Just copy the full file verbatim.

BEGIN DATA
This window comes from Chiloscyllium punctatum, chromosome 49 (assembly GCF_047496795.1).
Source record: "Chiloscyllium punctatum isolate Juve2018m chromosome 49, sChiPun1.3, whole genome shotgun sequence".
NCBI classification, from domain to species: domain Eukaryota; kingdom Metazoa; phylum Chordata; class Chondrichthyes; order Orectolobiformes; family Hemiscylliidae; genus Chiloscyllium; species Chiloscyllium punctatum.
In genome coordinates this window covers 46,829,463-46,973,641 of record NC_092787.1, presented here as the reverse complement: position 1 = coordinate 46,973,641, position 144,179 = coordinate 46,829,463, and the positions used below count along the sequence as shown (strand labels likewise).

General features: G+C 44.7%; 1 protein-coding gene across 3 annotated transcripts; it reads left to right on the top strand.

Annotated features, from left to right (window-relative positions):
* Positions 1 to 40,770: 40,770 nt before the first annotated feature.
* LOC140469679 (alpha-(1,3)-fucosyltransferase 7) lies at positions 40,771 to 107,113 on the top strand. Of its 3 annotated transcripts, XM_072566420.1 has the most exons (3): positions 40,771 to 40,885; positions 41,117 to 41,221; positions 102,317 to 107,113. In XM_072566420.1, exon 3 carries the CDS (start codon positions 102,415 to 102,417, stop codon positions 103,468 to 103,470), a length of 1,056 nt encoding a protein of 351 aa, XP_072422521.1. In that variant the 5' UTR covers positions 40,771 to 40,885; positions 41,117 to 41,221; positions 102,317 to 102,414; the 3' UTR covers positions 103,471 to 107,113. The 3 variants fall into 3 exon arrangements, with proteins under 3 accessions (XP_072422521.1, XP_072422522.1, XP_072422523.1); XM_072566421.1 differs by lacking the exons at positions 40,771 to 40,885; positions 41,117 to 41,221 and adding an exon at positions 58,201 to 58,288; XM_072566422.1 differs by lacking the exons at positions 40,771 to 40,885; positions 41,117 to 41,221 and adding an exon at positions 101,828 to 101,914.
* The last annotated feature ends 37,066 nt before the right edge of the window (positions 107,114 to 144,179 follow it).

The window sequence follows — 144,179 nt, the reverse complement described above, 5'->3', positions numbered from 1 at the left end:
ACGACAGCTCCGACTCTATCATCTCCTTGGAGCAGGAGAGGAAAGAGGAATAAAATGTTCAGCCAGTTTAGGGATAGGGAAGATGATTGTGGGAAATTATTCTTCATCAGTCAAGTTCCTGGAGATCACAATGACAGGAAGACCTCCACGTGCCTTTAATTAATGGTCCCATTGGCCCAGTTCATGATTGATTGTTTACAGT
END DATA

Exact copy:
This window comes from Chiloscyllium punctatum, chromosome 49 (assembly GCF_047496795.1).
Source record: "Chiloscyllium punctatum isolate Juve2018m chromosome 49, sChiPun1.3, whole genome shotgun sequence".
NCBI classification, from domain to species: domain Eukaryota; kingdom Metazoa; phylum Chordata; class Chondrichthyes; order Orectolobiformes; family Hemiscylliidae; genus Chiloscyllium; species Chiloscyllium punctatum.
In genome coordinates this window covers 46,829,463-46,973,641 of record NC_092787.1, presented here as the reverse complement: position 1 = coordinate 46,973,641, position 144,179 = coordinate 46,829,463, and the positions used below count along the sequence as shown (strand labels likewise).

General features: G+C 44.7%; 1 protein-coding gene across 3 annotated transcripts; it reads left to right on the top strand.

Annotated features, from left to right (window-relative positions):
* Positions 1 to 40,770: 40,770 nt before the first annotated feature.
* LOC140469679 (alpha-(1,3)-fucosyltransferase 7) lies at positions 40,771 to 107,113 on the top strand. Of its 3 annotated transcripts, XM_072566420.1 has the most exons (3): positions 40,771 to 40,885; positions 41,117 to 41,221; positions 102,317 to 107,113. In XM_072566420.1, exon 3 carries the CDS (start codon positions 102,415 to 102,417, stop codon positions 103,468 to 103,470), a length of 1,056 nt encoding a protein of 351 aa, XP_072422521.1. In that variant the 5' UTR covers positions 40,771 to 40,885; positions 41,117 to 41,221; positions 102,317 to 102,414; the 3' UTR covers positions 103,471 to 107,113. The 3 variants fall into 3 exon arrangements, with proteins under 3 accessions (XP_072422521.1, XP_072422522.1, XP_072422523.1); XM_072566421.1 differs by lacking the exons at positions 40,771 to 40,885; positions 41,117 to 41,221 and adding an exon at positions 58,201 to 58,288; XM_072566422.1 differs by lacking the exons at positions 40,771 to 40,885; positions 41,117 to 41,221 and adding an exon at positions 101,828 to 101,914.
* The last annotated feature ends 37,066 nt before the right edge of the window (positions 107,114 to 144,179 follow it).

The window sequence follows — 144,179 nt, the reverse complement described above, 5'->3', positions numbered from 1 at the left end:
ACGACAGCTCCGACTCTATCATCTCCTTGGAGCAGGAGAGGAAAGAGGAATAAAATGTTCAGCCAGTTTAGGGATAGGGAAGATGATTGTGGGAAATTATTCTTCATCAGTCAAGTTCCTGGAGATCACAATGACAGGAAGACCTCCACGTGCCTTTAATTAATGGTCCCATTGGCCCAGTTCATGATTGATTGTTTACAGT